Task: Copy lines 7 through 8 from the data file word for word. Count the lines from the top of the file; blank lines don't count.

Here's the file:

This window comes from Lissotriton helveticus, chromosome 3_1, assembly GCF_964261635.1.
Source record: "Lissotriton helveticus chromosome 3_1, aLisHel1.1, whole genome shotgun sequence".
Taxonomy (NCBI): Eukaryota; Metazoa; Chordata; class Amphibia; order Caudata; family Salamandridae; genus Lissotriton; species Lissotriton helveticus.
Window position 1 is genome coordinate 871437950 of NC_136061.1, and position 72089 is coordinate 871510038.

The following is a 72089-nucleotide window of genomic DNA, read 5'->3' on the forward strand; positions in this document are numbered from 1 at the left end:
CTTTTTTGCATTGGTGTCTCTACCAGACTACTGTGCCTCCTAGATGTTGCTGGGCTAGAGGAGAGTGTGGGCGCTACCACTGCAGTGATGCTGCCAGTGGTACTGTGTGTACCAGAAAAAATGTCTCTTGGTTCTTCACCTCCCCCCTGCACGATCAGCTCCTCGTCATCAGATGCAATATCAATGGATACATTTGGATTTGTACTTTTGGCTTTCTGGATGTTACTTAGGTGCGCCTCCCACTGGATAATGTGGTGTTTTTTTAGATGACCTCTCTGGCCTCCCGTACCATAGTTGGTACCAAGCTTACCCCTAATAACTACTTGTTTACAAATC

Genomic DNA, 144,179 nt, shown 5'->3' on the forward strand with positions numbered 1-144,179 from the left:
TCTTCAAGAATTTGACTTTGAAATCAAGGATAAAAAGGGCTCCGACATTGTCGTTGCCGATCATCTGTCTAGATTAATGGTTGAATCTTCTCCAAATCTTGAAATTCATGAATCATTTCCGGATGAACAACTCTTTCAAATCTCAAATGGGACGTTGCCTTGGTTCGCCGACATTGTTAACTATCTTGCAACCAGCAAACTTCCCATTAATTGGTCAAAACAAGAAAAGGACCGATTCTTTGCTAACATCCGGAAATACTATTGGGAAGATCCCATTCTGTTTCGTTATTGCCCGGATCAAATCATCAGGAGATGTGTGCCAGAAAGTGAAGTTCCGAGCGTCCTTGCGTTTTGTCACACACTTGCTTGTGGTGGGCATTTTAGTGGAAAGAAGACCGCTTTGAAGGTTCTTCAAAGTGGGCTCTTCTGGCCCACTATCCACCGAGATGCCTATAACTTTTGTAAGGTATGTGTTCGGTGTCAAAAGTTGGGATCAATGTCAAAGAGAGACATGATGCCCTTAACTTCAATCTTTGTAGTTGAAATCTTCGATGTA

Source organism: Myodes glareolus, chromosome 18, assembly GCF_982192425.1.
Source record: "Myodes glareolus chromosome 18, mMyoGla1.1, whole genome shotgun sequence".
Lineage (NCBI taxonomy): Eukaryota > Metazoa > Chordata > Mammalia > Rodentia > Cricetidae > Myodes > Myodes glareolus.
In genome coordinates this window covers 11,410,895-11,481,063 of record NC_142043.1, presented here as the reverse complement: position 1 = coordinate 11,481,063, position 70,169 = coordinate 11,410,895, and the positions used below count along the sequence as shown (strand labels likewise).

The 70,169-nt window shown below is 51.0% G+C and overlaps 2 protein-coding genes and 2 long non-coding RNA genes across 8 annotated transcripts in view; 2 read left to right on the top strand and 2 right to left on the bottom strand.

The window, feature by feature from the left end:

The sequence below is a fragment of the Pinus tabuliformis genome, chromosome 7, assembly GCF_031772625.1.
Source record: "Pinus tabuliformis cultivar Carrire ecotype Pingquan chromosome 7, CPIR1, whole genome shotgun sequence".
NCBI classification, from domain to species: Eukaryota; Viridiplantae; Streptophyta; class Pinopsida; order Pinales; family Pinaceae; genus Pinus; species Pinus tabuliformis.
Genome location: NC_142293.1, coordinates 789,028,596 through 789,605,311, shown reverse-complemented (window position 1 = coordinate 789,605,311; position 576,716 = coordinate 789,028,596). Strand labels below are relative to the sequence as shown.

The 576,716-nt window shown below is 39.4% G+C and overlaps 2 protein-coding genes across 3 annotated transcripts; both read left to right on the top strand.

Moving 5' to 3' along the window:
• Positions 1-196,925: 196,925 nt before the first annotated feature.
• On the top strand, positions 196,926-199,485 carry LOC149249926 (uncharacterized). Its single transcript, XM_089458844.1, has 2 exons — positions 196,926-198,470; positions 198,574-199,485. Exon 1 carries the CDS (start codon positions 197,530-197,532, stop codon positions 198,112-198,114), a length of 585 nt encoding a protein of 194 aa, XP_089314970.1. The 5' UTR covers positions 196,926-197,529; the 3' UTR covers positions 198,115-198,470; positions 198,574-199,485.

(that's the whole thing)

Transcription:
Genomic DNA, 144,179 nt, shown 5'->3' on the forward strand with positions numbered 1-144,179 from the left:
TCTTCAAGAATTTGACTTTGAAATCAAGGATAAAAAGGGCTCCGACATTGTCGTTGCCGATCATCTGTCTAGATTAATGGTTGAATCTTCTCCAAATCTTGAAATTCATGAATCATTTCCGGATGAACAACTCTTTCAAATCTCAAATGGGACGTTGCCTTGGTTCGCCGACATTGTTAACTATCTTGCAACCAGCAAACTTCCCATTAATTGGTCAAAACAAGAAAAGGACCGATTCTTTGCTAACATCCGGAAATACTATTGGGAAGATCCCATTCTGTTTCGTTATTGCCCGGATCAAATCATCAGGAGATGTGTGCCAGAAAGTGAAGTTCCGAGCGTCCTTGCGTTTTGTCACACACTTGCTTGTGGTGGGCATTTTAGTGGAAAGAAGACCGCTTTGAAGGTTCTTCAAAGTGGGCTCTTCTGGCCCACTATCCACCGAGATGCCTATAACTTTTGTAAGGTATGTGTTCGGTGTCAAAAGTTGGGATCAATGTCAAAGAGAGACATGATGCCCTTAACTTCAATCTTTGTAGTTGAAATCTTCGATGTA